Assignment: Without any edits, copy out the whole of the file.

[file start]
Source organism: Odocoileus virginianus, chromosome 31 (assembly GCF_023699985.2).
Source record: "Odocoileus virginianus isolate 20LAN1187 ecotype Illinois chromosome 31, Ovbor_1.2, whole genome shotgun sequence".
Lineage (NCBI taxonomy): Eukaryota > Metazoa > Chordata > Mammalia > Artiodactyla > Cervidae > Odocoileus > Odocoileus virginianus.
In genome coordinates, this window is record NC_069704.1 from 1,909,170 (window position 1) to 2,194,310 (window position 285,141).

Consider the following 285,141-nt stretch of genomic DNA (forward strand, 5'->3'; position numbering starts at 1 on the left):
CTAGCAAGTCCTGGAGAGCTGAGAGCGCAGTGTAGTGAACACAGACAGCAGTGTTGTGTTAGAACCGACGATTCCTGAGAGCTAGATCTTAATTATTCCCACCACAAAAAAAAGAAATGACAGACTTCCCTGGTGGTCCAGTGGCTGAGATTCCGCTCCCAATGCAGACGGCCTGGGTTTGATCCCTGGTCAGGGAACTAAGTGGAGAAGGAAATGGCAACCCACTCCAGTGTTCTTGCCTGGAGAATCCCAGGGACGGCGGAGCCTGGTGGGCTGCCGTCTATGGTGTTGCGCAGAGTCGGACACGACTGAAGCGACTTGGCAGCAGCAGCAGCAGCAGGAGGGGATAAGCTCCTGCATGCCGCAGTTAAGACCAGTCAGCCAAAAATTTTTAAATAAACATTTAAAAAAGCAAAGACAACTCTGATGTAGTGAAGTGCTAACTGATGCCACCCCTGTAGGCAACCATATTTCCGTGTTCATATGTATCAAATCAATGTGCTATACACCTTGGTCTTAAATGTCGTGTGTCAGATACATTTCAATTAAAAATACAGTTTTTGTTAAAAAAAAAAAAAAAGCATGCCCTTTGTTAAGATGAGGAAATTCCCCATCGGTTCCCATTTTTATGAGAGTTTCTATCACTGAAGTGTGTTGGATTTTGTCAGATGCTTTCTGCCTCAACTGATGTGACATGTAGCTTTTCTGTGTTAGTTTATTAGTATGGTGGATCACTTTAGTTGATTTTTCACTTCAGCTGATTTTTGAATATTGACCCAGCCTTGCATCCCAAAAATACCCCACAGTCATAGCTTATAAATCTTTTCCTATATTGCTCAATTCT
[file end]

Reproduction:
Source organism: Odocoileus virginianus, chromosome 31 (assembly GCF_023699985.2).
Source record: "Odocoileus virginianus isolate 20LAN1187 ecotype Illinois chromosome 31, Ovbor_1.2, whole genome shotgun sequence".
Lineage (NCBI taxonomy): Eukaryota > Metazoa > Chordata > Mammalia > Artiodactyla > Cervidae > Odocoileus > Odocoileus virginianus.
In genome coordinates, this window is record NC_069704.1 from 1,909,170 (window position 1) to 2,194,310 (window position 285,141).

Consider the following 285,141-nt stretch of genomic DNA (forward strand, 5'->3'; position numbering starts at 1 on the left):
CTAGCAAGTCCTGGAGAGCTGAGAGCGCAGTGTAGTGAACACAGACAGCAGTGTTGTGTTAGAACCGACGATTCCTGAGAGCTAGATCTTAATTATTCCCACCACAAAAAAAAGAAATGACAGACTTCCCTGGTGGTCCAGTGGCTGAGATTCCGCTCCCAATGCAGACGGCCTGGGTTTGATCCCTGGTCAGGGAACTAAGTGGAGAAGGAAATGGCAACCCACTCCAGTGTTCTTGCCTGGAGAATCCCAGGGACGGCGGAGCCTGGTGGGCTGCCGTCTATGGTGTTGCGCAGAGTCGGACACGACTGAAGCGACTTGGCAGCAGCAGCAGCAGCAGGAGGGGATAAGCTCCTGCATGCCGCAGTTAAGACCAGTCAGCCAAAAATTTTTAAATAAACATTTAAAAAAGCAAAGACAACTCTGATGTAGTGAAGTGCTAACTGATGCCACCCCTGTAGGCAACCATATTTCCGTGTTCATATGTATCAAATCAATGTGCTATACACCTTGGTCTTAAATGTCGTGTGTCAGATACATTTCAATTAAAAATACAGTTTTTGTTAAAAAAAAAAAAAAAGCATGCCCTTTGTTAAGATGAGGAAATTCCCCATCGGTTCCCATTTTTATGAGAGTTTCTATCACTGAAGTGTGTTGGATTTTGTCAGATGCTTTCTGCCTCAACTGATGTGACATGTAGCTTTTCTGTGTTAGTTTATTAGTATGGTGGATCACTTTAGTTGATTTTTCACTTCAGCTGATTTTTGAATATTGACCCAGCCTTGCATCCCAAAAATACCCCACAGTCATAGCTTATAAATCTTTTCCTATATTGCTCAATTCT